The Goats: how did Dany Boon transform to play in this comedy?


On the occasion of the release of “Chèvres”, here are 5 anecdotes to know about this comedy by Fred Cavayé performed by Dany Boon and Jérôme Commandeur.

What is it about ? Did you know that in the 17th century, animals could be tried for committing a crime? Maître Pompignac, laughed at by the bar, thinks he has found the case of his life: defending the young and innocent Josette, wrongly accused of the murder of a marshal… But that was without counting on his adversary, the formidable and renowned Maître Valvert , and especially on Josette, who turns out to be none other… than a goat!

“This encrusted gunk was driving me crazy!”

Maître Pompignac is a fairly poor lawyer, for whom hygiene is a very vague concept. Its interpreter Dany Boon had to, with the help of the costume designers, ensure that this character appeared on screen as being dirty. He tells : “I’m delighted that we went all out, it was one of my wishes. I actually have pretty rotten teeth, and my hair is wiry and greasy. I let it happen because the costume and hair teams and makeup had already done a remarkable job on Pompignac, as on the other characters. The only thing that bothered me was having permanently dirty nails, the hypochondriac in me hates that!”

“However, by getting my fingers dirty for fakes, I was no longer able to clean everything after filming. This encrusted dirt was driving me crazy! All of this represented quite a long preparation every day and that’s nothing compared to it. from that of Jérôme who personifies the Renaissance in his own right in terms of looks… It looks like the traveling showroom of a draper from the Saint-Pierre market!”

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Animals in front of the judge…

The fact that in the 17th century, animals could be judged for having committed a crime, is a historical reality that Fred Cavayé arranged for the humor of the film… Hence the little sentence displayed in the opening credits: “based on a true story… or almost”. The filmmaker confides: “At one time, in France, we could put animals on trial, all in a court with lawyers, judges, juries… And if they were found guilty, they were sentenced to the same sentences as humans: hanging, quartering, impalement …”

“It lasted a century and a half, from 1610 to 1760! What is incredible is that the owners of the animals were also judged and risked death just as much. We saw people hanged alongside their animals! “

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Claire Chust, Jérôme Commandeur and Dany Boon

Trial scenes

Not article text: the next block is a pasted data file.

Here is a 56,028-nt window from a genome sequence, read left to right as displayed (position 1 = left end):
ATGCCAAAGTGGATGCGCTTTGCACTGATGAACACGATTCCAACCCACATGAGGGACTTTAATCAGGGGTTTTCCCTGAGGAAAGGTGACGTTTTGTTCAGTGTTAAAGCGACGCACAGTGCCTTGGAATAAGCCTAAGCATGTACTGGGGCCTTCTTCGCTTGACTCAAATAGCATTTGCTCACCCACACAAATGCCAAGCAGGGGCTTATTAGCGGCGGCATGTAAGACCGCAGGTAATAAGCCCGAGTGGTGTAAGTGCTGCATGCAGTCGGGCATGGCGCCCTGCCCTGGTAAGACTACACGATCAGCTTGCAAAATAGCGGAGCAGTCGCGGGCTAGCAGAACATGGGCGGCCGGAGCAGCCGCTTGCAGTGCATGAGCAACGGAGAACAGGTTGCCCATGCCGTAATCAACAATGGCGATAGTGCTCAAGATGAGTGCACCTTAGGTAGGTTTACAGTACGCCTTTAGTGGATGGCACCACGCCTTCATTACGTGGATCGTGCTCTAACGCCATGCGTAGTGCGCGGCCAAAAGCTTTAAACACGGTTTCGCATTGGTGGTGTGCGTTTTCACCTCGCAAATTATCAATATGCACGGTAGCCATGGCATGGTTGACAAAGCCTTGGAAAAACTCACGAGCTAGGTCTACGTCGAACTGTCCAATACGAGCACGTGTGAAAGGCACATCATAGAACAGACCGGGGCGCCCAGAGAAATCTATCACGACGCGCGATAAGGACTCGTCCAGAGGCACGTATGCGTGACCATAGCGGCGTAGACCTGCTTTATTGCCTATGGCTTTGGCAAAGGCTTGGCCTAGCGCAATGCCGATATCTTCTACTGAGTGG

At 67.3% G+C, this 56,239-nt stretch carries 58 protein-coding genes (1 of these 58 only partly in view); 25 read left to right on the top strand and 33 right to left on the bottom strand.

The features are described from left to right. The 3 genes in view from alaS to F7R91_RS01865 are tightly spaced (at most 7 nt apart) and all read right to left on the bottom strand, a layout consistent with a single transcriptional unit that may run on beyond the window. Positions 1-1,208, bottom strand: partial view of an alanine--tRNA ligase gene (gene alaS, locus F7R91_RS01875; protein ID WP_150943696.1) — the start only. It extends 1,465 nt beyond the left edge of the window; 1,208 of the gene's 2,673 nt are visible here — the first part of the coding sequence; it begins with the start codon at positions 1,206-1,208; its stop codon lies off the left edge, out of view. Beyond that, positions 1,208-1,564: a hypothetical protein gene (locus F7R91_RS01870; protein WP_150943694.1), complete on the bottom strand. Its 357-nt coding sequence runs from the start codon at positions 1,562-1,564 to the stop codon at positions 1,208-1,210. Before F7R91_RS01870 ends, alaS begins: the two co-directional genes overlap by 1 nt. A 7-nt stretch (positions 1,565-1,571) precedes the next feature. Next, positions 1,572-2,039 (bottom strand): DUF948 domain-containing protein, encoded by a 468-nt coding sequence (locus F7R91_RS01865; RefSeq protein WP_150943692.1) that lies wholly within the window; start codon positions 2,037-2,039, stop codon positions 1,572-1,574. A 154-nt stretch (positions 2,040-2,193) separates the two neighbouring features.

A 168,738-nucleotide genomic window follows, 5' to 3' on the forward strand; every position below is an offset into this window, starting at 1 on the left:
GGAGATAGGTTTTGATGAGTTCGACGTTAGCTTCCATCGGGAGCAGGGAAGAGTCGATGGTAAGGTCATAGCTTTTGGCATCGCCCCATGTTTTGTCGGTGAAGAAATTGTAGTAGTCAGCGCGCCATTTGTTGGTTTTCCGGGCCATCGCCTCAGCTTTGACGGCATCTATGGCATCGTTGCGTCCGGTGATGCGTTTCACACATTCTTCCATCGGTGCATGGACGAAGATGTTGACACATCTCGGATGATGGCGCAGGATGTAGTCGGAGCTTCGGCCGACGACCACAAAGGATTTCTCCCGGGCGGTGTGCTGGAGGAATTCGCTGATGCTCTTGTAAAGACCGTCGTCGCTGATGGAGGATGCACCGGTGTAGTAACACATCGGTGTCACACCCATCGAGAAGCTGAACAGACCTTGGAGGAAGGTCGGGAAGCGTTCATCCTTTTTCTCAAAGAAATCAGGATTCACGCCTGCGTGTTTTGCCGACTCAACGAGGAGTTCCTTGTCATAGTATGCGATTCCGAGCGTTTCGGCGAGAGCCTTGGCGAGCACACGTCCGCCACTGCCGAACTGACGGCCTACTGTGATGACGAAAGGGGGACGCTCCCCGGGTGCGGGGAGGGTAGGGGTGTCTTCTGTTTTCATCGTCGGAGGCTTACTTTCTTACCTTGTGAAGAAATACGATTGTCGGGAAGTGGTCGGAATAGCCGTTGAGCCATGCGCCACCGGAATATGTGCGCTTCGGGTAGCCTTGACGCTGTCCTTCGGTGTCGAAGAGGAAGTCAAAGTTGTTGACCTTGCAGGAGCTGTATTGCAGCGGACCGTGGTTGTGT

For the trial portion, it was very difficult to find a real location that was easily “filmable” in terms of logistics. Fred Cavayé remembers: “All these scenes took us around twenty days with sometimes 200 people on screen, not counting the technicians on set. We created everything in the studio in Bry-sur-Marne for the provincial trial, with everything that “we imagine: a sort of village hall which (historically) must also have been used for the cattle fair and the village festival, with straw, barrels, etc.”

“For the trial which takes place in Paris at the start of the film, we went to the Melun court because it retained a style compatible with that of our story. There, we were lucky enough to be able to shoot for two days, which is already a real luxury in this kind of place where the justice system is overloaded with work…”

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Paris/province report

It was while writing the role of Valvert, a very vain star lawyer, that Fred Cavayé thought of Jérôme Commandeur. By developing the character’s failings, the director also enriched the theme of the Paris/province relationship: “He wears extremely luxurious and varied costumes (the exact opposite of Pompignac), and arrives in this small muddy village, very far from his habits in the capital. So I imagined that throughout the film, Jérôme does not would never set foot on the ground because he finds it too dirty!”

“It is therefore his assistants who carry him as soon as he leaves the court… This kind of idea comes to me because Jérôme inspires them in me: it is in fact an exchange of good practices, each enriching the inspiration of the other.”

Natural decors

The scenes taking place in natural settings were filmed in Dordogne and Périgord. Having gone to the Sarlat festival to present Adieu Monsieur Haffmann, Fred Cavayé had a fairly clear idea of ​​what he was looking for: “I particularly remembered the superb square of this town but it was in fact much too big so we widened the search to the surrounding area. It was finally in Monpazier that we found it with also what I call magic cinema: from several places, you make one!”

“The village in the film is made up of scenes shot in Monpazier but also in Saint-Cirq-Lapopie, a superb place, suspended above the Lot. It was important that there was this river because it tells in the film the ‘old border with Savoy and the Savoies, sworn enemies of the inhabitants of our village… We finally played with 3D effects to add mountains for example…”



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